Two-Thirds of PA COVID Deaths Have Occurred in Nursing Homes

PA Attorney General Opens Criminal Investigation into Long-Term Facilities in the midst of a coronavirus outbreak that has ravaged nursing homes across the state. Pennsylvania Attorney General Josh Shapiro has opened criminal investigations against certain PA nursing homes, according to a CBSN Philly article. While the attorney general has not specified which facilities or how many in total will be investigated, he declared that negligent nursing facilities and caretakers would be held accountable for criminal neglect.

“While we salute and appreciate nursing home staff on the front lines during this pandemic,” he said in a written statement, “we will not tolerate those who mistreat our seniors and break the law.”

The attorney general’s announcement, PA Attorney General Opens Criminal Investigation into Long-Term Facilities, comes as PA Department of Health state data reveals that, despite comprising only a quarter of Pennsylvania’s total coronavirus cases, nursing home COVID-related deaths account for nearly 70 percent of deaths from the coronavirus in the state.

As of May 17, the number of people in the state who tested positive for the coronavirus reached 62,234, of which only 15,538 are comprised of nursing home residents and staff. By contrast, of the 4,418 total COVID-19 deaths reported in the state of Pennsylvania, 3,057 occurred in nursing homes. This equates to 69.1 percent, a number which has climbed from the 68.6 percent reported by on May 14.

The PA Department of Health website goes on to show the breakdown of nursing home coronavirus deaths by county. In Chester County 85 percent of the 220 deaths occurred 38 nursing homes. Montgomery County comprised 84 percent of the county’s 620 deaths in 89 facilities. In Bucks County, 52 nursing homes had 420 deaths, which equaled 81 percent of the total COVID deaths in the county.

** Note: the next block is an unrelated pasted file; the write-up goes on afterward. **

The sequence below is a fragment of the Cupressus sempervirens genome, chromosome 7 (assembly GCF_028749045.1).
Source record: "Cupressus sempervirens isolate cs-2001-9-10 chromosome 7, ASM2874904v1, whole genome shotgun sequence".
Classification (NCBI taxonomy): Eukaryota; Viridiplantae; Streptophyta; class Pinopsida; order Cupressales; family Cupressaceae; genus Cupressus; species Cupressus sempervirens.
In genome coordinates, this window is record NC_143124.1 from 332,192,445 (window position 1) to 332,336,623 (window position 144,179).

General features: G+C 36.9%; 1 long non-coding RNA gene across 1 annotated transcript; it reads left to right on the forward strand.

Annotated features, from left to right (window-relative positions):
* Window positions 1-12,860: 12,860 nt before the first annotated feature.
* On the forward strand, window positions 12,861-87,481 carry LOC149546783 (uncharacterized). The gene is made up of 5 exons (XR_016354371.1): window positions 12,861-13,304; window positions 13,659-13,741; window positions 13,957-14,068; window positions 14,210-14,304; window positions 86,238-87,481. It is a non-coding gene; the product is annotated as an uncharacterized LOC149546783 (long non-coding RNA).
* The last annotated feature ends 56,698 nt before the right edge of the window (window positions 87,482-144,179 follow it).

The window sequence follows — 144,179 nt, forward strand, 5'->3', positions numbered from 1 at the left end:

According to the DOH, Pennsylvania nursing homes have been battling from the onset of the pandemic to contain the virus, which has infected nearly 13,500 residents in 558 facilities across the state. According to CBSN, the National Guard was deployed to those homes with the most severe outbreaks.

Shapiro’s plan to investigate certain PA facilities has coincided with the announcement by Gov. Tom Wolf that universal COVID-19 testing will now take place within PA nursing homes in an effort to mitigate further spread of the virus.

Prior to the governor’s plan, diagnosing and isolating infected patients and workers had been challenging within PA nursing homes as adequate numbers of sufficient COVID tests have not been available.  The coronavirus can be spread before symptoms appear, making testing critical in nursing homes and long-term care facilities within which the virus has proven nationwide to run rampant.

PA health secretary Dr. Rachel Levin says that an adequate number of tests have now been made available for nursing homes in the state to test all residents and staff. According to new Health Department guidelines, regardless of whether staff or residents show symptoms of COVID-19, facilities are encouraged to test everyone, particularly those residents returning to a facility from a hospital stay. Even facilities showing no known infections are, under the guidelines, urged to test 20 percent of its residents on a weekly basis.

According to CBS, some feel the governor’s plan has been too slow in coming.

“While other states were ramping up testing in nursing homes and were transparent in granting access to the public about COVID-19 deaths occurring in those facilities, Pennsylvania’s nursing homes had been forgotten about in our war against COVID-19,” a written statement by Independent Sen. John Yudichak of Luzerne County said. “Nine weeks without a robust plan is far too long.”

Dedicated to Holding Negligent Nursing Facilities Accountable

In these unprecedented times, it’s more crucial than ever to make sure your loved one’s Pennsylvania, Philadelphia, or New Jersey nursing home meets every standard for safety and quality care. If you’re concerned about the quality of a Philadelphia/PA or NJ facility during the coronavirus pandemic, or if you suspect neglect or abuse has occurred at the Pennsylvania, Philadelphia, or New Jersey nursing home where your loved one lives, please contact nursing home abuse attorney Brian P. Murphy to discover your legal rights and options.